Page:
The Knewton Blog

Subscribe to Newsletter

Our monthly newsletter features edtech and product updates, with a healthy dose of fun Knerd news.

Law School Admissions Tip: Selecting a Subject for Your Personal Statement

Posted in Test Prep on November 10, 2010 by

Every other Wednesday, our friends at Clear Admit will share one of their excellent tips for navigating the law school admissions process. For more advice, be sure to check out their blog.

As we’ve previously discussed, because most schools offer fairly broad guidelines regarding the personal statement, choosing a topic to write about for that length can seem like an insurmountable challenge.  Today we’d like to offer some advice on ways in which you can choose a topic and focus your personal statement to your advantage.

1. Consider the broad range of topics available to you. The first step in choosing a subject for the personal statement is to consider all the options, such as meaningful academic, professional, extracurricular, or personal experiences.  Within each of these categories, applicants can discuss a variety of topics, including their successes, challenges, motivations, leadership experiences, and mastery of a subject or field.  In considering your full range of options, keep in mind that it’s best to choose a topic that positions you in a positive light and shows your personal growth.

2. Think about what will make you stand out. The personal statement is the perfect opportunity for applicants to illustrate in their own words what makes them unique to the admissions committee.  Therefore the story you tell should be interesting, memorable, and demonstrate more about you than what appears in the rest of your application.  This is your opportunity to showcase yourself as an individual—so make sure that your topic portrays your most admirable personal characteristics, i.e. intellect, passion, sense of humor, ability to think across disciplines.

3. Think about how you want to position yourself. Law school applicants should consider how they want to “market” themselves to law schools.  Perhaps one applicant’s personal and academic experiences consistently show that they are an effective risk-taker, whereas another applicant’s professional history and extracurriculars demonstrate his or her altruism.  Through considering how your experiences and interests reflect who you are, it will be easier for you to solidify and “sell” a cohesive image of yourself to law school admissions committees throughout your application.  Once you have determined this positioning strategy, it makes sense that your personal statement should fall in line with the image you have decided to present.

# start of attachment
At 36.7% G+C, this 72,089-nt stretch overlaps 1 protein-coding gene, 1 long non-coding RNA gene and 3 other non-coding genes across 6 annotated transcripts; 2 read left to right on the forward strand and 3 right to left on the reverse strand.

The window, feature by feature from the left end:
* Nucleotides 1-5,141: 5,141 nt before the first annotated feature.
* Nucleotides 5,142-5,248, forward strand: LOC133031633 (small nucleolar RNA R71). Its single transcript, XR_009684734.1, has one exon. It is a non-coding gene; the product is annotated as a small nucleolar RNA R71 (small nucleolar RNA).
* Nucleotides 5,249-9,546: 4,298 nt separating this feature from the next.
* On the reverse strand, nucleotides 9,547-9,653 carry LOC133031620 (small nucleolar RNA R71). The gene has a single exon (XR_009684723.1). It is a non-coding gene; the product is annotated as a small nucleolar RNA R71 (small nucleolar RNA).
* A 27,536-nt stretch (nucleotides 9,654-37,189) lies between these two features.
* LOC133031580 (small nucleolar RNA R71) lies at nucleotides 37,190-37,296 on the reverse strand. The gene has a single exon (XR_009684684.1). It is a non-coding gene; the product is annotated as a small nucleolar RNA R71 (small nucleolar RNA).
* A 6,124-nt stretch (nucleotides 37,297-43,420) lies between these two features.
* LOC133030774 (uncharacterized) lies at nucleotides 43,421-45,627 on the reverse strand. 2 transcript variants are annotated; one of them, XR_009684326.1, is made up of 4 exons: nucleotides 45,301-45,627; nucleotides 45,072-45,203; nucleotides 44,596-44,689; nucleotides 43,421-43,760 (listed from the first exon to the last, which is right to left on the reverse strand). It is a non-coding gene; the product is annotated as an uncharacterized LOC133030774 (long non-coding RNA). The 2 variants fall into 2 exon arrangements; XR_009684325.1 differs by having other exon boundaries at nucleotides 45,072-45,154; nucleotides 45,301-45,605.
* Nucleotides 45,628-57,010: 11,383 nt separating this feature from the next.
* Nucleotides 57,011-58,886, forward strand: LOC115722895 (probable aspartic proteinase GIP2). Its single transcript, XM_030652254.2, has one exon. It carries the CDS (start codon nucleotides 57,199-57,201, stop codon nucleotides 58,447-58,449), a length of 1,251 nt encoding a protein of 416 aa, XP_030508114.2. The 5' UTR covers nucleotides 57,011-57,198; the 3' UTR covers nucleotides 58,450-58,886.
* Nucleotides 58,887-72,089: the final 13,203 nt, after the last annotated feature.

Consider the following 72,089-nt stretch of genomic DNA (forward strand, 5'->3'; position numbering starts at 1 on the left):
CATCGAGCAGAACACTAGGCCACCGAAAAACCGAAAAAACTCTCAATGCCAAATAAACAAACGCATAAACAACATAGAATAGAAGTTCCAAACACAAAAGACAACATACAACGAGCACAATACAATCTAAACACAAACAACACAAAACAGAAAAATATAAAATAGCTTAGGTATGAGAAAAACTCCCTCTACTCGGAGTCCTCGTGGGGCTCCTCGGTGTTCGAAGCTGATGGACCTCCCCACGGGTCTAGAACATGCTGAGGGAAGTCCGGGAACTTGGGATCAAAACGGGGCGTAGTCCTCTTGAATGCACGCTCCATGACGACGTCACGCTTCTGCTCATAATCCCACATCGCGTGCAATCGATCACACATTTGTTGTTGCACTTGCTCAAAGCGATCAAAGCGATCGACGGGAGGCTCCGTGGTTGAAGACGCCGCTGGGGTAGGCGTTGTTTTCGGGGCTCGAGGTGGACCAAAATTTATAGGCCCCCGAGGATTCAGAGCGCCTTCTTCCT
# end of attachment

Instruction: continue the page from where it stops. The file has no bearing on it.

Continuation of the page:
4. Don’t try to explain why you want to be a lawyer. If the admissions committee wanted to know your reasons for seeking a law degree, the application would require a Statement of Purpose rather than a Personal Statement.  The assumption in the admissions office is that you want to be a lawyer if you are applying to law school (it is a profession, after all), and admissions committee members are not usually impressed by a 0L’s knowledge of legal terms and what lawyers do.  So, it’s best to make sure that your personal statement gives the admissions committee insight into who you are, regardless of what you choose to discuss.

Good luck writing!